Several differentially expressed genes were selected for qPCR analysis to determine whether the gene expression was consistent between the RNA-seq and qRT-PCR analyses. Total RNA was isolated using the TRIzol reagent according to the manufacturer's protocol, and the RNA was used for cDNA synthesis using reverse transcriptase. The S3a gene of P. parasitica was used as a housekeeping gene8. The 7500 Fast Real-time PCR System (Applied Biosystems, Foster, USA) was used to perform the thermocycling and record the changes in fluorescence. The quantification of each transcript was repeated using the total RNA as the starting material, qPCR runs were conducted using three technical replicates for each sample. The primers are listed in Table 1.

Table 1.

Oligonucleotide primers for qRT-PCR for DEG validation

Change  Gene name  Gene description  GO pathway  Forward primer (5′–3′)  Reverse primer (5′–3′) 
  Unigene0002016  RxLR-like protein  GO:0043169; GO:0003824  CTACGGAACAAGCATCGC  TACACGGAGCCAAAGGAA 
  Unigene0003097  Major facilitator superfamily domain-containing protein 7-b  GO:0044425;GO:0031224  TGGTGGCTTGTTACAGGCAGTT  GCTCGCTTGGATGGAGGAAA 
Upregulated  Unigene0005650  Monoterpene epsilon-lactone hydrolase  GO:0003824  CTGTATCAACGCCTACGACT  GCAGCGACGGTATCTTCA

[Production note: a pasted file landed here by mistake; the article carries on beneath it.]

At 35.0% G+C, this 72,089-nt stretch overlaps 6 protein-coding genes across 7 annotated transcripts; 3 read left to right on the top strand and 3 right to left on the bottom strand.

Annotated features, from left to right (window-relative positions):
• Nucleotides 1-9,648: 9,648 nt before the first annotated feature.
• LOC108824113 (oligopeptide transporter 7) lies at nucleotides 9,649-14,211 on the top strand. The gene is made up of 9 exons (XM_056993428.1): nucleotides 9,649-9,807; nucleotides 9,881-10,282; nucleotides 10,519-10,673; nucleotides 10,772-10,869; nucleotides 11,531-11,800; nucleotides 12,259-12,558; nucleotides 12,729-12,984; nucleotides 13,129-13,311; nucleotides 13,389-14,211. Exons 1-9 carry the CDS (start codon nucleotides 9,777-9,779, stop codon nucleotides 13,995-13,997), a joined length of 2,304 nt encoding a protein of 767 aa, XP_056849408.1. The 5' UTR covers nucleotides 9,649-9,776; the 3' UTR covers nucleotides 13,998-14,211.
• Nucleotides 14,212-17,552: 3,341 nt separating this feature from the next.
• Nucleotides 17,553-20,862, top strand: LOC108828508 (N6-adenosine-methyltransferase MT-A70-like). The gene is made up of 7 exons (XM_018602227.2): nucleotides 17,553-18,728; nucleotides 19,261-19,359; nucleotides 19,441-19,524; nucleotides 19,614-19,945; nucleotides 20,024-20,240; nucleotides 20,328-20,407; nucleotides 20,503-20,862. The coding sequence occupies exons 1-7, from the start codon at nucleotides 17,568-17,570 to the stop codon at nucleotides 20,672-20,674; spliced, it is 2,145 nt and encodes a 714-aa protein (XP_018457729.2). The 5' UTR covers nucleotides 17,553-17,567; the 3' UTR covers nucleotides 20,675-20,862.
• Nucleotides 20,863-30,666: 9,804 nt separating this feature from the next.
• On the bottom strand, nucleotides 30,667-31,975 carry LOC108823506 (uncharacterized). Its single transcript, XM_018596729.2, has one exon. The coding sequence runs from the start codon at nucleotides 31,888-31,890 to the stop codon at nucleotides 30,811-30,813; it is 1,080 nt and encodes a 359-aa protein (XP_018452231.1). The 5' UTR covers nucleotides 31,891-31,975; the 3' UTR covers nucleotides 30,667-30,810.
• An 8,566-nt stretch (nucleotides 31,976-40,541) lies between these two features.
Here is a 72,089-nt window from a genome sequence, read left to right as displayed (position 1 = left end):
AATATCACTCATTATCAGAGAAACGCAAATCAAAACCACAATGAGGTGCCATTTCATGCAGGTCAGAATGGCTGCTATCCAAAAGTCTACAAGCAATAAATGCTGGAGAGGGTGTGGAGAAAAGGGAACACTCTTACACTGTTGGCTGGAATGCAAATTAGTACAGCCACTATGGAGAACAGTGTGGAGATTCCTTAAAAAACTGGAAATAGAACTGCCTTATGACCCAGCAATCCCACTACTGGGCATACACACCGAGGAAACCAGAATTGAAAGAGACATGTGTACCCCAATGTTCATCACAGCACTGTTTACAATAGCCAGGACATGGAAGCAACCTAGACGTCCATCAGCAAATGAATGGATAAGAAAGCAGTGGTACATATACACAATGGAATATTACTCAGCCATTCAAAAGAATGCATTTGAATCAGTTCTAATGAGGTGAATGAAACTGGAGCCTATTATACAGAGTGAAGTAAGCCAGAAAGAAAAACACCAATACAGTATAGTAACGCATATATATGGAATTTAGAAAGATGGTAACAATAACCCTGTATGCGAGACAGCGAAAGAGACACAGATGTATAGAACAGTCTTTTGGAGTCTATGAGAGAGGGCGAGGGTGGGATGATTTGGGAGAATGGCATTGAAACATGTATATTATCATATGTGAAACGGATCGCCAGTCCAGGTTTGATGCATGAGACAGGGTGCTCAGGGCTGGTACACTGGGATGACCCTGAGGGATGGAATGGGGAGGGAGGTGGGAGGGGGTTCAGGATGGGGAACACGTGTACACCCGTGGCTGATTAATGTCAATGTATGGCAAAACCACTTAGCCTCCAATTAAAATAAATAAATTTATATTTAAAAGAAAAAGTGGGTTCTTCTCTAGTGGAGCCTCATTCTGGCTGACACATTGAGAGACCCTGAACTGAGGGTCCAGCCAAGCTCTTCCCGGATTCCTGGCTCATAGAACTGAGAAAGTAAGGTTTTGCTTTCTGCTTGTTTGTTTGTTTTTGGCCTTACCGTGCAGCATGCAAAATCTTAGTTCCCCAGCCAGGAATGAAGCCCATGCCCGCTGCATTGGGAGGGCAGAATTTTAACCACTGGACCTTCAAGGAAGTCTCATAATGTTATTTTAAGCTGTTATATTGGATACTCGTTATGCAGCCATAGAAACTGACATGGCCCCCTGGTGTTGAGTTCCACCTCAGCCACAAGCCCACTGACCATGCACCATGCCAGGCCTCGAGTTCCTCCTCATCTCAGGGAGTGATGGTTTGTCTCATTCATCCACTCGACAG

Unigene0005891  T-complex protein 1, alpha subunit  GO:0005623;GO:0044464  AGCGTTCCCGTTGATTC  CCTTCCTGCTCCACCTTG 
  Unigene0009353  TKL protein kinase  GO:0097367;GO:0036094  GGCTTCGTGAACGCAGTG  CTTCGCCGTATCCTCCTC 
  Unigene0009796  Phytanoyl-CoA dioxygenase  GO:0016740y;GO:0016772  CTGAAACTGTGACGGAAGC  CGAGCGGTTGATTGGTAT 
  Unigene0001184  Expansin-YoaJ  GO:0050896; GO:0043207  AGTTTGGTGGTGGTTCCTCT  GCTTTGGTCGGTCTGTGAT 
Downregulated  Unigene0001431  Transmembrane protein  GO:0031224; GO:0016020  CAGCCAAAACACGAAGACCA  CGAACTTTTATTGAACAGGACAACC 
  Unigene0013645  Beta-glucosidase btgE  GO:0003824; GO:0016787  GAACTGAATAGAGGAGTCGAGTGAA  TGGATGCGGTCTGGAATG 
  Unigene0008035  Amine oxidase  GO:0003824; GO:0005488  CTCGATTTTGCCATCCAGGT  GTCGTTTAGTCATCTCGTTCTTCGT 
  Unigene0000133  Acetylornithine aminotransferase  GO:0031224; GO:0044425  ATGCTCACCGCTTTCCTAACA  AACGCAGACCTCACAGACGA 
Detection of 1-3-β-D glucans content